Mom to Sean Edward
and Johnathon Ray
Missed Miscarriage – November 2009
and Chemical Pregnancy – July 2011
Colorado Springs, Colorado
In identical multiple pregnancies, there is one placenta and multiple umbilical cords. Each cord holds either two or three blood vessels, and carries blood and nutrients to each baby.
In Twin to Twin Transfusion, one baby (the recipient) has one of the other baby’s (the donor) blood vessels in their umbilical cord. This can also be caused by the babies sharing unequal parts of the placenta. Because of the unequal sharing of nutrients, the donor baby grows rapidly faster than the donor, and a size difference is usually the first indication that TTTS is taking place.
What happened with us is the first scenario.
I found out I was pregnant for the first time on November 13th, 2008. I had never been so happy. Just when I thought my heart couldn’t possibly get any bigger, that Christmas Eve we found out we were carrying twins! Other than SEVERE hypermesis, I had had quite a normal multiple pregnancy.
I went to see Dr. Stewart (OB) on February 4th 2009, for a routine check up and ultrasound, and every single little thing was perfect. Twenty days later (the day after my 19th birthday, happy freakin birthday to me), i woke up with the typical nausea and heartburn but noticed what i thought was me peeing on myself(it might sound funny, but its not far fetched). I called my mom and she called the doctor. At 21 weeks, I knew then that what was happening was that there was probably a small tear in the bag of water, but I wasn’t concerned, because I know that that can be easily repaired. I left Will (My husband was halfway across the country in AIT training for his military career) a message telling him not to worry, and headed to the hospital.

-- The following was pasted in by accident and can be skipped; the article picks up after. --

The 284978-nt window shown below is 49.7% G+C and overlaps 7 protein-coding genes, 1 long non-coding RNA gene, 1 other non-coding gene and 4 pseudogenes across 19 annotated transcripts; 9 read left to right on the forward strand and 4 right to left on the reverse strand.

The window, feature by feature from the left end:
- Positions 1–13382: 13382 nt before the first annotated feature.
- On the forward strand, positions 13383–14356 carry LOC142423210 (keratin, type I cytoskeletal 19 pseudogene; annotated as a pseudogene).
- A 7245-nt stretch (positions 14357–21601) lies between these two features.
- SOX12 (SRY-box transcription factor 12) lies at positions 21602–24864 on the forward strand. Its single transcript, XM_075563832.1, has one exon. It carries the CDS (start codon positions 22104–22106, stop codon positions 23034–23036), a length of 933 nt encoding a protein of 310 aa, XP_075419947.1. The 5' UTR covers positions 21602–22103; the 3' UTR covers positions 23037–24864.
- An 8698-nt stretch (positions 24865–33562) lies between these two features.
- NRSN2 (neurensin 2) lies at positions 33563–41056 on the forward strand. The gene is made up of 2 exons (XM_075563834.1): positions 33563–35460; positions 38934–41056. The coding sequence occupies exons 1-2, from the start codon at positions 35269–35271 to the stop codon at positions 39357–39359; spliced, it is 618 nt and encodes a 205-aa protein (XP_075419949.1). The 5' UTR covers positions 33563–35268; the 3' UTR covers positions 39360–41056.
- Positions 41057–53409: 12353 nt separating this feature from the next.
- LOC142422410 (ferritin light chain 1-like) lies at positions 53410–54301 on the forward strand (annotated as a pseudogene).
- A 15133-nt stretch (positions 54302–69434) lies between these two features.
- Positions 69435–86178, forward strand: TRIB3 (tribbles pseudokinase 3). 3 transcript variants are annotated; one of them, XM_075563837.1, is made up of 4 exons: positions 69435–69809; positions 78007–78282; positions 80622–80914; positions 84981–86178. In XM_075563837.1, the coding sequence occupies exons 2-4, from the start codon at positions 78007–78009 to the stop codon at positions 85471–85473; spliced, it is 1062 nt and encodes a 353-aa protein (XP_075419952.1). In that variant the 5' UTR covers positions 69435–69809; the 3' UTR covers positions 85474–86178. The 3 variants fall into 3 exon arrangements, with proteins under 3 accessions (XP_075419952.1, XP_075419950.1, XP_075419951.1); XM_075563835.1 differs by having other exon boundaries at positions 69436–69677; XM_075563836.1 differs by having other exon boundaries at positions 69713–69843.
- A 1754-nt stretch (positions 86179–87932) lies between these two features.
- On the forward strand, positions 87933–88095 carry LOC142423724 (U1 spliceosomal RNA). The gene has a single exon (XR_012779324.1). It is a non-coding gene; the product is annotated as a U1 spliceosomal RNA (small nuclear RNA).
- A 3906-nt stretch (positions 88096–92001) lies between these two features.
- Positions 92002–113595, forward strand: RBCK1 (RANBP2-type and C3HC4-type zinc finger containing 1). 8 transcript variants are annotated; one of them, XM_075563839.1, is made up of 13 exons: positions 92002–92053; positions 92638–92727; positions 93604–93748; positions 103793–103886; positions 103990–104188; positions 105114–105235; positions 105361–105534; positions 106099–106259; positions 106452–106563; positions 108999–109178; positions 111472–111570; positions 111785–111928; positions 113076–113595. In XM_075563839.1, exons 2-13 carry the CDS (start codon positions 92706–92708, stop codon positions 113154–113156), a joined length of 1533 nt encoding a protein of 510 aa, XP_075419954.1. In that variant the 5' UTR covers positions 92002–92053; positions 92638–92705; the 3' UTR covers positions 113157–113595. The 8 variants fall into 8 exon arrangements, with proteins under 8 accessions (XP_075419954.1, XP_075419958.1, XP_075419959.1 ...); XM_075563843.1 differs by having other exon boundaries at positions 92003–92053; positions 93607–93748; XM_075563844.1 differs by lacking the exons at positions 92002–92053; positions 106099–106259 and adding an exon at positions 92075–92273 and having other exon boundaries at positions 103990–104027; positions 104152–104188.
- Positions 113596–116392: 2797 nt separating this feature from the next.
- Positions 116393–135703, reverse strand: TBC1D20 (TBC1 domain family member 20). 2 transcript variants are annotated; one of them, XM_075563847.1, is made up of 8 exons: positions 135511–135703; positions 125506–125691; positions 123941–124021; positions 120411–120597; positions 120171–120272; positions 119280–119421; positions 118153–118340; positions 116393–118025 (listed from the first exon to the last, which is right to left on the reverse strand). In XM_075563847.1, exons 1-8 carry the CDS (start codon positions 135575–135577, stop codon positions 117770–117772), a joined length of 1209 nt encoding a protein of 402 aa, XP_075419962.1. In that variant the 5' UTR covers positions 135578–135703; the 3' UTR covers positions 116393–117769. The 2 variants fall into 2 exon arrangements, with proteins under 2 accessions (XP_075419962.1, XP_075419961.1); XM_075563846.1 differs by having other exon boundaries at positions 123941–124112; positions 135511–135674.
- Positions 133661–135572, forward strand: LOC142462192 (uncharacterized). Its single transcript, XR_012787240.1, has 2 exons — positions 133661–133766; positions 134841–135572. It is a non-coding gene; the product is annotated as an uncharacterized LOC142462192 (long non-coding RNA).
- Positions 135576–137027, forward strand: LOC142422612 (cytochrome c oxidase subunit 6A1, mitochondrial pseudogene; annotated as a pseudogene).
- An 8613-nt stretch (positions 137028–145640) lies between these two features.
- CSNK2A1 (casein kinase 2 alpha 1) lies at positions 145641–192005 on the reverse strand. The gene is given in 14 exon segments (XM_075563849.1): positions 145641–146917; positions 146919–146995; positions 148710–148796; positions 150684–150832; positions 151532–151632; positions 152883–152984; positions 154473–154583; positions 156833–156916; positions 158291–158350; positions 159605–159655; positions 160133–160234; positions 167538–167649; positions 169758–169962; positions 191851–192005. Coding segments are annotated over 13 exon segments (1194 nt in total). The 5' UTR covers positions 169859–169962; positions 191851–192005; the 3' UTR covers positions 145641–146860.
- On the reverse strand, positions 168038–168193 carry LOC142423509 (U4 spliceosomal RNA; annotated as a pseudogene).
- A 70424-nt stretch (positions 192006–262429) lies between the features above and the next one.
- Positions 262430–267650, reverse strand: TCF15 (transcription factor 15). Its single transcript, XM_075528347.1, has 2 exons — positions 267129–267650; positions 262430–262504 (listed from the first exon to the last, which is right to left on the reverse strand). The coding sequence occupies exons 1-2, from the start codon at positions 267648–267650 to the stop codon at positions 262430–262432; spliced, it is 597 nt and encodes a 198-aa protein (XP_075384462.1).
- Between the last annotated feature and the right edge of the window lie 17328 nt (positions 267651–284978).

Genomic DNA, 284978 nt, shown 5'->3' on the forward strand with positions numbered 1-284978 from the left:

When I got there the nurse (Annalyn, I’ll never forget any of their names, amazing women) confirmed that there was probably a leak, but was having trouble locating a heartbeat for baby A, and the one found for baby B was very faint. Dr. Stewart arrived shortly and after confirming that the liquid was amniotic fluid, did an ultrasound. At this point i was still not very worried. My mom and i were kind of kidding around, and only noticed that something was up when the doctor’s ever present smile was missing. He calmly explained that baby B’s (the donor, Johnathon Ray) sac was ripped and that he had nearly no water left. He then dropped the bomb, this Twin to Twin Transfusion diagnosis. I had seen a TLC program on it, but that was the extent of my knowledge. As he explained what exactly was happening inside of me, I saw a tear roll down his cheek, and i was instantly devestated. When i asked him what caused it, and why it was happening, i received the most horrific answer a doctor can give you: “I don’t know.” Thats all he could say. He was able to determine that there was an underlying infection in the uterus, and that was what caused Johnathon’s sac to rip. The ultrasound offered the explaination of why baby A’s (the recipient, Sean Edward) heartbeat wasn’t found. He was already falling into the birthing canal, and my body was going into preterm labor.